Art Business 101: All About Price

I cannot count the number of times I have discussed the question of price with other artists. What is a fair price for my work? Is there standard pricing for pieces according to their size or medium? Should the buyer have to pay more for work that took longer to make?

The confusing truth is that price is highly variable. There is a definite range for the kind of work you are making, but the range itself will differ from city to city, or even from one show to the next. Buyers in a big city or at an upscale gallery will expect and support higher pricing than buyers in a small town or at a DIY show. Buyers are also more likely to perceive higher value in a piece by a well-established artist, one whose work will resell for more than the purchase price, than in a piece by an emerging artist.

Be a Copycat

AOS 2The simplest way to get an idea for how to price your work is the “copycat method”. This involves going to art shows, fairs, and festivals, and seeing how other artists are pricing their work. It is important to seek out artists who are making similar work to yours, and who are at the same place in their career. In other words, don’t zero in on a famous, multi-millionaire painter if you are a sculptor that is just getting her feet wet. Even an artist that has been in the business for an extra 5 years is not a good gauge for your pricing.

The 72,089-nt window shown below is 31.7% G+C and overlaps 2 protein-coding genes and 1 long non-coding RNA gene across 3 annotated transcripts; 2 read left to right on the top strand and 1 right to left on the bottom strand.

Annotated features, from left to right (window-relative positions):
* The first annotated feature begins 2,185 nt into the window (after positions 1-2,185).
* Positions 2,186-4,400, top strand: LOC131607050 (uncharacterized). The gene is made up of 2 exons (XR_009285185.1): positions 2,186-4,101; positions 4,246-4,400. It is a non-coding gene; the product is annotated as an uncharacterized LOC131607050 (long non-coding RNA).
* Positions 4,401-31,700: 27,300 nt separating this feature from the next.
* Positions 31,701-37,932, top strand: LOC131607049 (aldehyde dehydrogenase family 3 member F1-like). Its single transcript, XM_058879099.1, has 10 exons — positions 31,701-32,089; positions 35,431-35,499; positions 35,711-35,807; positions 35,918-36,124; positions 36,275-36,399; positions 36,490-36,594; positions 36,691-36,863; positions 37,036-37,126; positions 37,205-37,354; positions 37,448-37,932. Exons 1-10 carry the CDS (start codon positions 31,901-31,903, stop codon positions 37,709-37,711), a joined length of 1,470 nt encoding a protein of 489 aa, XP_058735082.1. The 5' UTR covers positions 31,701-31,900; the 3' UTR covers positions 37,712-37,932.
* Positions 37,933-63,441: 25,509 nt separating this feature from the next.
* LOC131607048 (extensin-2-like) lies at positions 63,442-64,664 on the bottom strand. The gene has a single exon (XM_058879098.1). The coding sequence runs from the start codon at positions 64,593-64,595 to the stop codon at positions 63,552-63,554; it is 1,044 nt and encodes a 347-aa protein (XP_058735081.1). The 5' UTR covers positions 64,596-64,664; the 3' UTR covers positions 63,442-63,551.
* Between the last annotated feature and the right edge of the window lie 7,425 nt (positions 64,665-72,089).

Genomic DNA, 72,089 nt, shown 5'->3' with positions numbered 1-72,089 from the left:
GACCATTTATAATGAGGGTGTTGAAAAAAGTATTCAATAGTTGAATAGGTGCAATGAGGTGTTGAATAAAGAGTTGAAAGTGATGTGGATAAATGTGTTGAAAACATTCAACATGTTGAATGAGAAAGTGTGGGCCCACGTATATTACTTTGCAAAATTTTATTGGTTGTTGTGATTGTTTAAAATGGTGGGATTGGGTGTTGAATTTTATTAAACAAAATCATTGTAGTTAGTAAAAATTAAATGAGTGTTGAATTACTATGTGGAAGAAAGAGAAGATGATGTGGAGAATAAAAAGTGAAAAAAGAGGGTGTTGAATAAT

Gross vs. Net

One of the most important distinctions for a business person is gross vs. net. “Gross” refers to the total money buyers paid for your work. For example, a painting with a $100 price tag would gross $100. “Net”, however, refers to the money you actually make after you factor in costs. That painting might have cost you $25 to make in supplies, so your net is $75.

In the same way, an art show that grosses $700 will require that you pay for certain costs, including supplies, entry fees, delivery costs, etc. If your costs total $300, then you will net $400. Another word for net is profit. If you divide profit by revenue, in this case 400 by 700, you will arrive at a profit margin of 57%.

Cover Your Costs

No matter what your costs will be, make sure you build these into your prices. Let’s say you want to make a 60% profit on a piece, and you know you spent $30 making it. In order to make your margin, you would need to charge $75 for the piece. (If you struggle with theDean at work on commissions math, here is a link to a handy margin calculator.)